Linked by Thom Holwerda on Thu 27th Dec 2012 10:19 UTC, submitted by anonymous
General Development "Computers are ubiquitous in modern life. They offer us portals to information and entertainment, and they handle the complex tasks needed to keep many facets of modern society running smoothly. Chances are, there is not a single person in Ars' readership whose day-to-day existence doesn't rely on computers in one manner or another. Despite this, very few people know how computers actually do the things that they do. How does one go from what is really nothing more than a collection - a very large collection, mind you - of switches to the things we see powering the modern world?"
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RE: Programming for all
by karunko on Sat 29th Dec 2012 15:29 UTC in reply to "Programming for all"
karunko
Member since:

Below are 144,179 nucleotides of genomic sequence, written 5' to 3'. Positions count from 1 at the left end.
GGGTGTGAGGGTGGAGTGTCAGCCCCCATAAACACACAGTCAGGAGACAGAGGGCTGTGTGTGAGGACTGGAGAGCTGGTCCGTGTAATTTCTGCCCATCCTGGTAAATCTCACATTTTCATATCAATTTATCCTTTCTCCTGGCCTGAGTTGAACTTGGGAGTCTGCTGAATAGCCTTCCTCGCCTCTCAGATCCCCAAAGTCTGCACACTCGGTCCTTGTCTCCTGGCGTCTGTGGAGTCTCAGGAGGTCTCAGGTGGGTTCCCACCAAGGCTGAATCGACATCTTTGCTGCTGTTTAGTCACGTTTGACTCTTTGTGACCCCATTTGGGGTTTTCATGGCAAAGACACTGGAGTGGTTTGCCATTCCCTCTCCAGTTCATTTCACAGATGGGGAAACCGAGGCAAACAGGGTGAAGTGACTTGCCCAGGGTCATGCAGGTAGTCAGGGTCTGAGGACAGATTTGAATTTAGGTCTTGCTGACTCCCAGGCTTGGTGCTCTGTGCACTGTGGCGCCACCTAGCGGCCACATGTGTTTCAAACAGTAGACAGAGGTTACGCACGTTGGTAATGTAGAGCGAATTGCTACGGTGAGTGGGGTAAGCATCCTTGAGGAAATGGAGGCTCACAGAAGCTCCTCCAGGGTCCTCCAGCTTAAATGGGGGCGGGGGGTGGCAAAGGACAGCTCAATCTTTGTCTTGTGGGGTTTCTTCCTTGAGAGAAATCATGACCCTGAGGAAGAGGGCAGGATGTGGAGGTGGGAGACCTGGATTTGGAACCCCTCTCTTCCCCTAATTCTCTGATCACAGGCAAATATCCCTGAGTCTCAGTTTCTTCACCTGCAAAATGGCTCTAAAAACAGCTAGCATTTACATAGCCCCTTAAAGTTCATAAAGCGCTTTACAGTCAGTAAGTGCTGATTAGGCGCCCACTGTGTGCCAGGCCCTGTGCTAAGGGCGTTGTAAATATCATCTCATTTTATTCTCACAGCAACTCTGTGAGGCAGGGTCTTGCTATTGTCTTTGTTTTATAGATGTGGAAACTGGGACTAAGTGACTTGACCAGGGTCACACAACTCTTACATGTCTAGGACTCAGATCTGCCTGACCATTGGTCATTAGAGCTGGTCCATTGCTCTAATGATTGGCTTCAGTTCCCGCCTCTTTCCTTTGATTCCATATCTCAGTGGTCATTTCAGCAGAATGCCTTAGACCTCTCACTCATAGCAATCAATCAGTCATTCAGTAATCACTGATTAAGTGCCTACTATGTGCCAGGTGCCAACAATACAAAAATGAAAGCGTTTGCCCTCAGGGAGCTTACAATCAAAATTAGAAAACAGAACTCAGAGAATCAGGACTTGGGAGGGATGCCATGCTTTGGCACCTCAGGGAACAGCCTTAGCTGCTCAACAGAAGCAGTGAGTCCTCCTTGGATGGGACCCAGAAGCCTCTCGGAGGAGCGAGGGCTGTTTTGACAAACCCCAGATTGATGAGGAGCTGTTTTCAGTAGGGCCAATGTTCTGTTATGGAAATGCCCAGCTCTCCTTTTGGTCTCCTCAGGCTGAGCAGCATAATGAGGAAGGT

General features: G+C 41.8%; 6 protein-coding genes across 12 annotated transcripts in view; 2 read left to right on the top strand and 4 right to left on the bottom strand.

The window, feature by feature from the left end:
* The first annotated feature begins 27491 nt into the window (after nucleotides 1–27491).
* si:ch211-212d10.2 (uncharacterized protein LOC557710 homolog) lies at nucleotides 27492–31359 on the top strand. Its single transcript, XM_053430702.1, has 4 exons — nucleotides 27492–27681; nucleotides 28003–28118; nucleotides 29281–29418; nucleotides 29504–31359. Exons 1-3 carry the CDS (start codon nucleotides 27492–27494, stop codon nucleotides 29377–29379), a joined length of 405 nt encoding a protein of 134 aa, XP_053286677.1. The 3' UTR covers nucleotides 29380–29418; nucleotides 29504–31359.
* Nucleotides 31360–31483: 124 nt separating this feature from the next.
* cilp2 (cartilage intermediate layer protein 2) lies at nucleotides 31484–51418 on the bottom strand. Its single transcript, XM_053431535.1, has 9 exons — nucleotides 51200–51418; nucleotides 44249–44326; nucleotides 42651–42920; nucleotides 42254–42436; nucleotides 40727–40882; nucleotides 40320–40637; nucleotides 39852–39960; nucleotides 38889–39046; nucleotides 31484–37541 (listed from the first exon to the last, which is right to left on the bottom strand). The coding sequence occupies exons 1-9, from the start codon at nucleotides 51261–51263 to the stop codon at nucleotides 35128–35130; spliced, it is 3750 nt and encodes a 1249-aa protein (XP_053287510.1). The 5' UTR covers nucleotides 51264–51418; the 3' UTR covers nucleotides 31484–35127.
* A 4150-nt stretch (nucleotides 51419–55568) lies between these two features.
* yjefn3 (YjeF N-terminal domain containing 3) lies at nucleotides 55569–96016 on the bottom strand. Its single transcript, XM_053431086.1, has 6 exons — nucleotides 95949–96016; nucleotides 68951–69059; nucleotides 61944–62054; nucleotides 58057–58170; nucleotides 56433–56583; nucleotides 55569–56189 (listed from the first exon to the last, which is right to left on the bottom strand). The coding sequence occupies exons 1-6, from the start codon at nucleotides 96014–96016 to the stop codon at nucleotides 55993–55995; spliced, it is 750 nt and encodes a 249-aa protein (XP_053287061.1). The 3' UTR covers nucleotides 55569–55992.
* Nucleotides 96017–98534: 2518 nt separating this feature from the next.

2008-10-28

I think it will be a fact of life in the next 50 years that programming will just be something people do at a basic level as part of everyday life.

With smartphones, tablets and app stores that let you click and install software to your heart's (and wallet's) content, I seriously doubt it.

If anything, it's far more likely that programming will increasingly become the domain of professionals and serious hobbyists. Think about it: in the late 70s and early 80s you switched on your computer and were greeted by the BASIC prompt that encouraged you to explore and try things out. Before that, everything was even harder because you had to buy a kit and actually assemble it yourself -- and decode the LEDs that served as the display and go the the User Group meeting and trade software (you had to write) with fellow enthusiasts.

Of course programming is a lot easier now, with plenty of languages to choose from, IDEs, online tutorials and whatnot. However, smartphones, tablets and walled gardens are creating a generation of pampered users. Not to be insulting, but when everything you need is usually one or two clicks/taps away, I can't see a lot people getting interested in programming just out of sheer curiosity.


RT.

Edited 2012-12-29 15:31 UTC

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